Crew Weunski (ESTEEM '21)
Throughout our lives, we are predisposed to experiencing pain. 1.5 to 2 billion people are affected by pain worldwide each day. Pain can take many forms, such as in joints or the spine, and varies in its degree of severity. For those that have chronic conditions, they will seek a pain management specialist for treatment.
Pain management specialists perform various procedures, but many involve injecting anti-inflammatory drugs/steroids directly to the pain source. The use of imaging is varied among physicians and procedures. They will use different techniques (such as x-ray fluoroscopy or ultrasound) to ensure they are injecting the medication or placing a needle at the correct location, without causing damage to the surrounding critical structures.
Each imaging method has drawbacks that can have either long-term effects on the physician or can result in needle misplacement (and thus ineffective pain relief for the patient). The primary imaging modality for many pain management procedures is x-ray fluoroscopy, which exposes both the patient and physician to harmful radiation. Long-term exposure to ionizing radiation may increase the risk of developing malignant cancer for physicians. Fluoroscopy is a more costly imaging modality than ultrasound. It is two-dimensional, grayscale, and requires contrast enhancement injection for proper visualization. Since physicians use a two-dimensional imaging technique for an inherently three-dimensional problem, they must interpolate the 2D data into a 3D space using knowledge of anatomy and experience.
Ultrasound is a cheaper solution that does not rely on potentially harmful x-ray radiation. Ultrasound allows a physician to see the anatomy in real-time and does not utilize any contrast enhancement injection. On the other hand, ultrasound is also two-dimensional and grayscale and is highly operator dependent. There is a high learning curve for physicians to be comfortable using this imaging modality. Thus, there is a high skill level required for the successful placement of a needle under ultrasound.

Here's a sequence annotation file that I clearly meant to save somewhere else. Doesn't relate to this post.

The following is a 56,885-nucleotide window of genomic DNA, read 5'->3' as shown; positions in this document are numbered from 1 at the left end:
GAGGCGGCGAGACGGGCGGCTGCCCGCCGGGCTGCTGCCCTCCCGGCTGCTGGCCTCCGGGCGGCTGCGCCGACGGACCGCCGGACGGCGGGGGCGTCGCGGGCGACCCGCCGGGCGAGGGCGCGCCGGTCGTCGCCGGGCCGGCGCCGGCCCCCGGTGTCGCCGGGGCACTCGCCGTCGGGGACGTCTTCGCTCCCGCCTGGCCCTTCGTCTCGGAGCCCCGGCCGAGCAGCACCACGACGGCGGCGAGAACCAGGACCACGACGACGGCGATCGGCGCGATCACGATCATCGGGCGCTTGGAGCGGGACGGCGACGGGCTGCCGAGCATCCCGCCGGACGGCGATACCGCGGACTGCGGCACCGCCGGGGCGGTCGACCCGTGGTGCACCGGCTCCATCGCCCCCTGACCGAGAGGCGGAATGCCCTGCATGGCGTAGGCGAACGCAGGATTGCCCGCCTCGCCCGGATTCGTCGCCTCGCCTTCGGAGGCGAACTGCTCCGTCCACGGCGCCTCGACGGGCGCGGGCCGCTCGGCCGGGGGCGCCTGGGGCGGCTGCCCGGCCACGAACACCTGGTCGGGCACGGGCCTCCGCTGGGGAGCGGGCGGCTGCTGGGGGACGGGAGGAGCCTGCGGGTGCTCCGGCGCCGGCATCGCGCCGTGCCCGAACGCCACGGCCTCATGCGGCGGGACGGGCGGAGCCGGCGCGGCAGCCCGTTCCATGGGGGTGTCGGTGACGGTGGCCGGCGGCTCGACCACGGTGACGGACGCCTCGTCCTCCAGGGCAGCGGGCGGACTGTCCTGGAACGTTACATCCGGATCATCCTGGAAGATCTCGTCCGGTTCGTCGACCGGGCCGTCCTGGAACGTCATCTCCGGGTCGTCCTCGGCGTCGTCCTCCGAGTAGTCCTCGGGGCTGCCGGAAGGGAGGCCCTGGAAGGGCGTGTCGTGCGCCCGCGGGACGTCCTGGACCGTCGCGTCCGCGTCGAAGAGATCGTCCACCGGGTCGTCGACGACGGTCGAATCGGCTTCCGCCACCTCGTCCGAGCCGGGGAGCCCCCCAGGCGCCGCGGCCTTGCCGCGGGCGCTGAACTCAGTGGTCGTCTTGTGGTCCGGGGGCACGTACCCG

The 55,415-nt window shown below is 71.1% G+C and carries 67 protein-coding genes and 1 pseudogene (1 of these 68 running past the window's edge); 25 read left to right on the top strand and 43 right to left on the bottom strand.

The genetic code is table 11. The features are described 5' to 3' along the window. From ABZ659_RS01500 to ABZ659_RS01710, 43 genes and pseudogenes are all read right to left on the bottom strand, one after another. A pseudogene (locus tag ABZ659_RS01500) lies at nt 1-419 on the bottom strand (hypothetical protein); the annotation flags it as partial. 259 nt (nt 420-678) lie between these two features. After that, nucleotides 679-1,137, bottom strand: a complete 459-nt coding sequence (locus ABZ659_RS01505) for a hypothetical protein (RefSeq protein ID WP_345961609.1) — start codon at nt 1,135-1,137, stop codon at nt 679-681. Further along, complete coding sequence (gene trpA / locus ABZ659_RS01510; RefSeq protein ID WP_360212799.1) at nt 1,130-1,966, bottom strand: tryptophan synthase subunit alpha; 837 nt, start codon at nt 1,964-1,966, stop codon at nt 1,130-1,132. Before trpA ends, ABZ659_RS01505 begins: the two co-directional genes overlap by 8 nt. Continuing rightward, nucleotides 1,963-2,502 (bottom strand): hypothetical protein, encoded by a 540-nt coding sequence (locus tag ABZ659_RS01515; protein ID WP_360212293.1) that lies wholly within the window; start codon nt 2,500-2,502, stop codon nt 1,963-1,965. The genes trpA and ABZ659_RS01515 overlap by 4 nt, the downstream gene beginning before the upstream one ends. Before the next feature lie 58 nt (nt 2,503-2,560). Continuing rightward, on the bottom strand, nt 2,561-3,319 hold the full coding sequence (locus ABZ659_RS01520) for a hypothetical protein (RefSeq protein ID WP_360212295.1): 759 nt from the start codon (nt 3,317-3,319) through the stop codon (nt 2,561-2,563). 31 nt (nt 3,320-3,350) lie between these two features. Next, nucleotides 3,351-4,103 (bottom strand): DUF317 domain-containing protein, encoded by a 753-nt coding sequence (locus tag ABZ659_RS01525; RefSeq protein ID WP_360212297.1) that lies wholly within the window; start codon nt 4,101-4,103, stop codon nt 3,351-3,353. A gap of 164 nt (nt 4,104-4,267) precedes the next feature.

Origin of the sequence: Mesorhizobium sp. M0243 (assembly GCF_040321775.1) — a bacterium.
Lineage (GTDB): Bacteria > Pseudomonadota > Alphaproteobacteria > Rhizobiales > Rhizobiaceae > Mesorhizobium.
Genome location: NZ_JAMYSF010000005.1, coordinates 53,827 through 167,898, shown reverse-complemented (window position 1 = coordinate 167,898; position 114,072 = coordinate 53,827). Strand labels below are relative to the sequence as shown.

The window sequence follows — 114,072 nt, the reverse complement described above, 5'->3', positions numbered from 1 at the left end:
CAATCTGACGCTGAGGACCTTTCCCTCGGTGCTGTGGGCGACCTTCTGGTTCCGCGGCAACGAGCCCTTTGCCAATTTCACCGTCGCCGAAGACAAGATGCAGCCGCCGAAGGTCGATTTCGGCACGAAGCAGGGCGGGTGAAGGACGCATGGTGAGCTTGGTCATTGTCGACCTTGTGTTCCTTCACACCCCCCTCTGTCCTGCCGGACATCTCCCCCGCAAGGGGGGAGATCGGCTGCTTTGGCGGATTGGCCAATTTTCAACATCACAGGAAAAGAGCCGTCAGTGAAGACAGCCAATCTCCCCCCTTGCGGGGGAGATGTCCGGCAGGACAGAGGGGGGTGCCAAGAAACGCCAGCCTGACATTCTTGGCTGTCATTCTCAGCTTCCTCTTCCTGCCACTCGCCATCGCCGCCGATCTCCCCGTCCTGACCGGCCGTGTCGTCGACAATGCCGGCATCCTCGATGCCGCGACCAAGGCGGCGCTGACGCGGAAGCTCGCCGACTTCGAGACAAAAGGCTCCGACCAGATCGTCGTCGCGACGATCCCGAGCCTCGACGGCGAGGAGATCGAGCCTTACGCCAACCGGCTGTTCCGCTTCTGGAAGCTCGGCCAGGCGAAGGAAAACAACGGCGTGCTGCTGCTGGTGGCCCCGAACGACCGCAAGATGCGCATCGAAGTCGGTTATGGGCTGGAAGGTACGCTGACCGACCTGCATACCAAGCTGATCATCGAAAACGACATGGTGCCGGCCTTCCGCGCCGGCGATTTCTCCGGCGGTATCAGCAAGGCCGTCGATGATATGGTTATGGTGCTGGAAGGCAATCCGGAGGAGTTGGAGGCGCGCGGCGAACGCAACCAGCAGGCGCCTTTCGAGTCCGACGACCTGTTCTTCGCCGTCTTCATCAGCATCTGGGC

To overcome these challenges, MediView XR is developing MediScout™: a point-of-care ultrasound system that uses augmented reality and spatial computing to enable physicians to directly live stream an ultrasound feed and project it as a digital image (“hologram”) within the operator’s view. The system allows users to collaborate with and learn from other experienced remote physicians in real-time, which will decrease complications and increase procedural confidence. MediView is currently evaluating potential use cases for MediScout™. As such, I am interviewing pain management physicians to understand better how and if this technology could help their procedures. I will be developing recommendations based on detailed market research and validation interviews with pain management physicians, and developing a go-to-market strategy for this technology.
I am very excited to be working on this project with MediView XR. They have a great team from various technical and business backgrounds that are all extremely passionate about bringing augmented reality technology to physicians around the nation. I am looking forward to the remainder of this project with MediView!